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Manufacturing is still critical to the economy United States. Clyde Prestowitz, says it's time to start realizing the positive spillovers that manufacturing creates... Read more  

Events & Activities

Stephen Olson at Chinese Development Institute Conference

 

 Clyde Prestowitz giving presentation to CDI...

 

Steve Olson teaching trade negotiations at the Mekong Institute...

 

Stephen Olson to speak at upcoming workshop organized by the International Institute for Trade and Development on 

"Economics of GMS Agricultural trade in goods and services towards the world market"

Chiangmai, Thailand Sep 8-12.

Op-Eds

(08/18/2002 - Prestowitz) Why Doesn't America Listen?

Why Don't America Listen?
By Clyde Prestowitz
18 August 2002
Time


'You no longer want allies or institutions, but only volunteers for posses to chase various gangs of bandits." That was not what I expected to hear from a former European Union Commissioner who is now chairman of one of Europe's leading corporations, but it perfectly captures the growing alienation from America that was constantly expressed to me during a recent swing through the major European capitals.

What a contrast to the Le Monde headline proclaiming "We Are All Americans" in the wake of the Sept. 11 terror attacks. Eleven months later, sympathy for the victims remains, but the American image is increasingly perceived as ugly and support for U.S. policies is plummeting. Of course, anti-Americanism is nothing new. What is new is that it's European leaders who have been longtime friends of the United States who are increasingly critical. Their dismay is due to a number of factors, such as U.S. arrogance and the double standards of an America that sharply criticizes E.U. agricultural subsidies while increasing its own. But looming far above all other causes are two transcendent issues: the Middle East and American unilateralism.

The gulf between the American and European views of the Middle East could not be wider, which explains why several European allies responded to President Bush's recent call for new Palestinian leadership by emphasizing that they would deal with whomever the Palestinians elect, Yasser Arafat included. Influenced by fundamentalist Judeo-Christian beliefs, many Americans tend to see the rise of modern Israel as the fulfillment of Biblical prophecies, and they have developed an identification with Israel as a trusted ally that has only been strengthened by the events of Sept. 11 and the Aqsa intifadeh. While condemning suicide bombings and sympathizing with the Israeli victims, Europeans also note the plight of the Palestinians and the fact that they have been under occupation for 35 years. Indeed, one European editor compared the treatment of the Palestinians with that of Native Americans during the settlement of the American West.

This points to a key difference: while Americans emphasize the need to stop the suicide bombings, Europeans note that calling for an end to Palestinian violence without mentioning the expansion of Israeli settlements is unfair and counterproductive. Yet America's friends abroad despair of any progress because they see the U.S. as unwilling or unable, for domestic political reasons, to operate in an evenhanded manner on this matter. The issue of Iraq only serves to widen the perception gap. While U.S. officials proceed with plans to displace Iraq's Saddam Hussein, European leaders wonder if they are living in the same world as the Americans. They can't imagine how the U.S. can hope to avoid disaster while putting an Israeli-Palestinian agreement on the back burner in order to invade Iraq.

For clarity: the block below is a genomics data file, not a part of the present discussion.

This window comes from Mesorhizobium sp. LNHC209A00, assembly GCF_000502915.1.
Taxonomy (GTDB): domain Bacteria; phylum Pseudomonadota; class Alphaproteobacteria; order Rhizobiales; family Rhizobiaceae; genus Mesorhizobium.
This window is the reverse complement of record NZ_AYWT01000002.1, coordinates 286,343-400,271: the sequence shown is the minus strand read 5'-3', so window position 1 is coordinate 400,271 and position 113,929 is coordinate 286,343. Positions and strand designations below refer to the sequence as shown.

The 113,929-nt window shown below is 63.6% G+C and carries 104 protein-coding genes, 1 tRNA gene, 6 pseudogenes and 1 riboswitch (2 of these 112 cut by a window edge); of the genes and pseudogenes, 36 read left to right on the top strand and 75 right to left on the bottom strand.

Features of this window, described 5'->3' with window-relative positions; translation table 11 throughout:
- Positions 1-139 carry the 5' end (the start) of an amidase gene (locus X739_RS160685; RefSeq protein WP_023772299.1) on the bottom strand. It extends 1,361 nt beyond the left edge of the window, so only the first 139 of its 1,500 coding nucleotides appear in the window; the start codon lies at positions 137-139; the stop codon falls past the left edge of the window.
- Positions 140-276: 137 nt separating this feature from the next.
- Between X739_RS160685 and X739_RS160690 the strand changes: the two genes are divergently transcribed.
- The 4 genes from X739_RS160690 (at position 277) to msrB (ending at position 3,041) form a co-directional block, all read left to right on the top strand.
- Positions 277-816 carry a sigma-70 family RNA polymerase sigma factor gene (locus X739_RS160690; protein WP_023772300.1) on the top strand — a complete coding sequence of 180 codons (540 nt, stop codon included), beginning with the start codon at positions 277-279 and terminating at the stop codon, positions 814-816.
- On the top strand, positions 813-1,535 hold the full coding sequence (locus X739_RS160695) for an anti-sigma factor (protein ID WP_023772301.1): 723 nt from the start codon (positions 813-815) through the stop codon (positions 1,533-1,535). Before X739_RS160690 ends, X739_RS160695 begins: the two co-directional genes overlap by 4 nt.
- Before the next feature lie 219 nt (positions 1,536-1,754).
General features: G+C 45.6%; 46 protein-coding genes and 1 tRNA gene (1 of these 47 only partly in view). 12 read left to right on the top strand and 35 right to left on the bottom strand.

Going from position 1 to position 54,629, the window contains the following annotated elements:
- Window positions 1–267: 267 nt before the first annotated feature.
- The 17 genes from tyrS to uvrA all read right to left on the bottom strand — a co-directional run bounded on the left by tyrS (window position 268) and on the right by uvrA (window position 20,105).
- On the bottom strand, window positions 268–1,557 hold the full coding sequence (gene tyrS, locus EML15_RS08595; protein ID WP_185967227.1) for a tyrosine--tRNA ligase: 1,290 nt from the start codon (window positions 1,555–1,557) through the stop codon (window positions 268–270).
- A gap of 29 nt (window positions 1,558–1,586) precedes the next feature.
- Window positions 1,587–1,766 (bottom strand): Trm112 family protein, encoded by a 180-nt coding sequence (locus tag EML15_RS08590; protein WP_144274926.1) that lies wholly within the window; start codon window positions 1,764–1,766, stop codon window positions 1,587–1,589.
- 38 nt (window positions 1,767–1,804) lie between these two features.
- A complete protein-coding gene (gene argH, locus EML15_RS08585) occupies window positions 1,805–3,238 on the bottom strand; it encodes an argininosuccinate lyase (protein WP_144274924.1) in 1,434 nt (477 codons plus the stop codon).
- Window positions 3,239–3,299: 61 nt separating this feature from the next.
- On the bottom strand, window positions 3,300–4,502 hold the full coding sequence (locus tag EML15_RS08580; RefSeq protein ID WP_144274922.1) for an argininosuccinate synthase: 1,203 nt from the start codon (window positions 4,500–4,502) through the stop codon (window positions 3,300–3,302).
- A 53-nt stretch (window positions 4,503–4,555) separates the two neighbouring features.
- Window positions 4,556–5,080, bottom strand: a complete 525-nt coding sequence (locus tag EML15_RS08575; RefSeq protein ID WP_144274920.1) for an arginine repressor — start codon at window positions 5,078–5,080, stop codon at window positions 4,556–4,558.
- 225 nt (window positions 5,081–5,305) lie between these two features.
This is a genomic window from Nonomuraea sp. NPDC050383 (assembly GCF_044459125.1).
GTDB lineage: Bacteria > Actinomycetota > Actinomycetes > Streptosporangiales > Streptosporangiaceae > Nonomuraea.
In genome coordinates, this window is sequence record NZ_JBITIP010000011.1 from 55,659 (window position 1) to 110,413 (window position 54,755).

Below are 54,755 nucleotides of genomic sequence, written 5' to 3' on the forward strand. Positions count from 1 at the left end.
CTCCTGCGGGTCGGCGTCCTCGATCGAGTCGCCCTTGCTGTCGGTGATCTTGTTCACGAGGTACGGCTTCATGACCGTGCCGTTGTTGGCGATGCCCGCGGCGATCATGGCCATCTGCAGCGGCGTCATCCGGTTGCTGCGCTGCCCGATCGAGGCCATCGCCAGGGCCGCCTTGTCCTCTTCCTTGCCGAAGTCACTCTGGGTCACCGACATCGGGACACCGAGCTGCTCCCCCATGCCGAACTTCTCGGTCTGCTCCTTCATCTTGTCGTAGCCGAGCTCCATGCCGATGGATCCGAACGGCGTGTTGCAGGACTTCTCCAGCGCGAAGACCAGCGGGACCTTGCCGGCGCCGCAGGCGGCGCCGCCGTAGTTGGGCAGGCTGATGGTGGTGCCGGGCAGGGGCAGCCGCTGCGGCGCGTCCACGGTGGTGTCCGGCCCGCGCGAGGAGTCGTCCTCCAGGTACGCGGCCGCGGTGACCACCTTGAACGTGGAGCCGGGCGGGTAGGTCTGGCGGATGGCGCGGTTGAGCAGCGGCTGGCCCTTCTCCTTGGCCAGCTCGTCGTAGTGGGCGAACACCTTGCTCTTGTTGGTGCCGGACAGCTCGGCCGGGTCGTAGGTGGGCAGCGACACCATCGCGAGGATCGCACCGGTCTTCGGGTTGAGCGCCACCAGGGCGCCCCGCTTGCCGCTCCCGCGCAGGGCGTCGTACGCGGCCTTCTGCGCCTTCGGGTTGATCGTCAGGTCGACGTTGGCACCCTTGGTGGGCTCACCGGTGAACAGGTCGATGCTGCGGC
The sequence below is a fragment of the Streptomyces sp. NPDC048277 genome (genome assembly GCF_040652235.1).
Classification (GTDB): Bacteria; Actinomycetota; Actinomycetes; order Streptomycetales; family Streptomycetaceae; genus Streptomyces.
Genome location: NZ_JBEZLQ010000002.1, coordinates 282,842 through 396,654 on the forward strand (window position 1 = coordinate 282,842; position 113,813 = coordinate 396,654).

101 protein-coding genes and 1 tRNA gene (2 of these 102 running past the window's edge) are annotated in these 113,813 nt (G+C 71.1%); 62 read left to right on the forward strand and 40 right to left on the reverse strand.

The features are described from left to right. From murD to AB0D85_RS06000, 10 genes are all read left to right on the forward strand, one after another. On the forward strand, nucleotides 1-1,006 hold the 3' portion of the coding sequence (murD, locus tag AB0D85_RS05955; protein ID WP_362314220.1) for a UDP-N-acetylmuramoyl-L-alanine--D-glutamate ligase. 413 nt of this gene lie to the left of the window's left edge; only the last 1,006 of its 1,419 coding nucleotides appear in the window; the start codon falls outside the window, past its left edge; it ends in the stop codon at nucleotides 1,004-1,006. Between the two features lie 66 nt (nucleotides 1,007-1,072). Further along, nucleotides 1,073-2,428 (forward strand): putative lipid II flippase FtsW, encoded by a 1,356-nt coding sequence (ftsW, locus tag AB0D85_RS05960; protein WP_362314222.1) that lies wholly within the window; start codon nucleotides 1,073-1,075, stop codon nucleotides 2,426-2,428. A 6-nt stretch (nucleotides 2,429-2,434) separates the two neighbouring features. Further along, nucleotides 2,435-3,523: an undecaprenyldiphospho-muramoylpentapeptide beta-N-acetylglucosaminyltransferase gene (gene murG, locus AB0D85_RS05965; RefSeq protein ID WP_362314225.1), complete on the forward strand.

Even more serious than differences over the Middle East is growing European and global frustration with what is seen as a new American unilateralism. U.S. actions such as rejection of the Kyoto treaty on global warming, declaration of a "first-strike" policy that might include an attack on Iraq and withdrawal from the agreement to create an International Criminal Court have convinced many Europeans that the U.S. no longer feels any need to consult its friends, or indeed any need for friends at all. "After World War II," a top European business leader and longtime friend of the U.S. told me in Brussels, "America was all-powerful and created a new world by defining its national interest broadly in a way that made it attractive for other countries to define their interests in terms of embracing America's." In particular, he noted, the U.S. backed creation of global institutions, due process and the international rule of law. "Now," he said, "you are again all-powerful and the world is again in a period of restructuring. But without talking to anyone, you appear to be turning your back on things you have championed for half a century and defining your interest narrowly in terms of your own immediate security. If you continue to do this, we in Europe can only feel a sense of disappointment and deep foreboding."

Particularly frustrating to foreign friends of America is their sense that even though they will be deeply affected by U.S. policies, they have no opportunity to influence them. This lament suggests at least a partial remedy. Congress has powers to advise and consent on foreign policy, and of course no foreign operations can proceed without congressional funding. In exercising these powers, Congress holds extensive hearings — yet it rarely calls foreign witnesses. Perhaps now would be a good time to begin.

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